Politics

The Psychology of Climate Change

By on 7.17.14 | 10:54AM

"The Population Bomb: While You Are Reading These Words Four People Will Have Died of Starvation, Most of Them Children,” read the title of Paul R. Ehrlich’s 1968 book. In 1975, Newsweek’s Peter Gwynne wrote an article called “The Cooling World,” which argued that the earth was cooling and “the resulting famines could be catastrophic.” These days, you can’t drop your child off at pre-school or go to the grocery store without hearing about the latest Malthusian uproar, climate change.  

The doomsayers have run into no trouble reaching the otherwise tone-deaf executive branch. Yesterday, President Obama said, "climate change poses a direct threat to the infrastructure of America," before unleashing a number of new climate change initiatives.

To be clear, it does seem like the earth is warming and that human beings have an effect on it. That much is apparent. But the rate at which the earth is warming, the amount of influence that humans have on the climate, and the proper solutions are certainly up for debate.

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Politics

Showdown in Las Vegas

By 7.17.14

The letter was polite. A simple request for dialogue — a “productive conversation” — with the NAACP at its upcoming 105th convention in Las Vegas. Dialogue between black conservatives and representatives of the historic group that was once a beacon in the fight for civil rights.

The March letter went to Lorraine C. Miller, the interim president of the group, and was signed by Deneen Borelli, the prominent black conservative, on behalf of empower.org and FreedomWorks. Borelli cited the national black unemployment rate in February (12 percent) and noted it was double that for whites. The unemployment rate for black teens between ages 16 and 19 — a particularly mindboggling set of statistic, 32.4 percent — was cited. Last but not least was the drop in black homeownership from 50 percent to 43 percent, a sharp contrast to a rise of 73 percent in white homeownership.

The suggestion was made to have a panel on economic empowerment with representatives of the NAACP and a group of black conservatives including Borelli and the Reverend C.L. Bryant. Along with the inevitable booth, a staple of these kind of gatherings.

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Darrell Issa, Subpoenas, and Political Theater

By on 7.16.14 | 4:06PM

Congressman Darrell Issa, the chairman of the House Oversight Committee, issued a subpoena to White House senior adviser David Simas, compelling him to testify at a Wednesday morning hearing exhaustively titled, “White House Office of Political Affairs: Is Supporting Candidates and Campaign Fund-Raising an Appropriate Use of a Government Office?”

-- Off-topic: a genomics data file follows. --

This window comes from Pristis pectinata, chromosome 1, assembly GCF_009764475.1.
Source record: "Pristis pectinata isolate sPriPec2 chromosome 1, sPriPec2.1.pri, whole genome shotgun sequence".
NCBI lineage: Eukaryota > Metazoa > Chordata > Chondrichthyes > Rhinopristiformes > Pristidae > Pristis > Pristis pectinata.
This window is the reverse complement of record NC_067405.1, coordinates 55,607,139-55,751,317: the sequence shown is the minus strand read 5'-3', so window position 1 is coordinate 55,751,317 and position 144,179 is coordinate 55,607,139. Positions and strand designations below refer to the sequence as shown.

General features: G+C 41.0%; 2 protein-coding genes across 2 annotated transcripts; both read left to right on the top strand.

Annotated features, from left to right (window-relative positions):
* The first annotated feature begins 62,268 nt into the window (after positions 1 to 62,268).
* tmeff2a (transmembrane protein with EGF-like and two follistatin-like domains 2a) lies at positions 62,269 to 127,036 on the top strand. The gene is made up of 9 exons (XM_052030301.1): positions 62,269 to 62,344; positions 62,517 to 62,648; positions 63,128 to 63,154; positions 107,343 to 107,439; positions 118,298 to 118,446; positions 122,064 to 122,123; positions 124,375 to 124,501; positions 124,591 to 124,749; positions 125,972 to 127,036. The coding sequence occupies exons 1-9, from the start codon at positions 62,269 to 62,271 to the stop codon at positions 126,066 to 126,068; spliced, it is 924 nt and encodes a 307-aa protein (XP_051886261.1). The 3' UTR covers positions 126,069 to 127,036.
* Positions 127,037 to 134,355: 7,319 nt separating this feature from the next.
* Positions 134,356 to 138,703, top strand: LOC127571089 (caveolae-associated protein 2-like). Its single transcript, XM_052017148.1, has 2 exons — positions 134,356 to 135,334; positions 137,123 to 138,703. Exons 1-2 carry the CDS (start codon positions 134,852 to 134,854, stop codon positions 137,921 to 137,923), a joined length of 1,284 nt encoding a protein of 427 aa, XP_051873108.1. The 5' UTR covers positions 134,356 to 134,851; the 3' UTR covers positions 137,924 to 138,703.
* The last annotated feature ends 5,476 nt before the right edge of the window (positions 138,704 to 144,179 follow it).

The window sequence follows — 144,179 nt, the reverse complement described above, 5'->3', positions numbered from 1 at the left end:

White House counsel Neil Eggleston pushed back against the subpoena in a letter, describing it as a violation of the separation of powers, as it “threatens longstanding interests of the executive branch in preserving the president’s independence and autonomy, as well as his ability to obtain candid advice and counsel to aid him in the discharge of his duties,” the Washington Post reported. Issa insisted the subpoena remain in place.

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God Bless the IRS

By on 7.16.14 | 1:27PM

In a series of releases from the House Oversight Committee last night, Chairman Darrell Issa released new information in the ongoing investigation of the IRS. The revelations deal with Secretary of Labor Hilda Solis. According to a YouTube video released here, the recording is of Solis soliciting funds for President Obama’s reelection campaign. Federal law, under the Hatch Act, prohibits federal officials and bureaucrats from campaigning during work time. Issa is alleging that these calls were made on federal time, which is a clear violation of the act. 

In another allegation, this one from the Federal Election Commission (FEC), Issa points to several tweets from an April Sands, who was Lerner’s deputy before resigning earlier this year. One of the tweets, posted on Issa’s Twitter page, shows Sands attacking Mitt Romney on federal time:

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Rove American Crossroads in Mississippi Controversy

By on 7.16.14 | 8:00AM

The headline in the Washington Post on June 4 was clear:

Rove-backed American Crossroads won’t get involved in Cochran runoff

Said the Post story the day after Tea Party favorite Chris McDaniel had defeated six-term Mississippi GOP Senator Thad Cochran in the first round of the state’s GOP primary: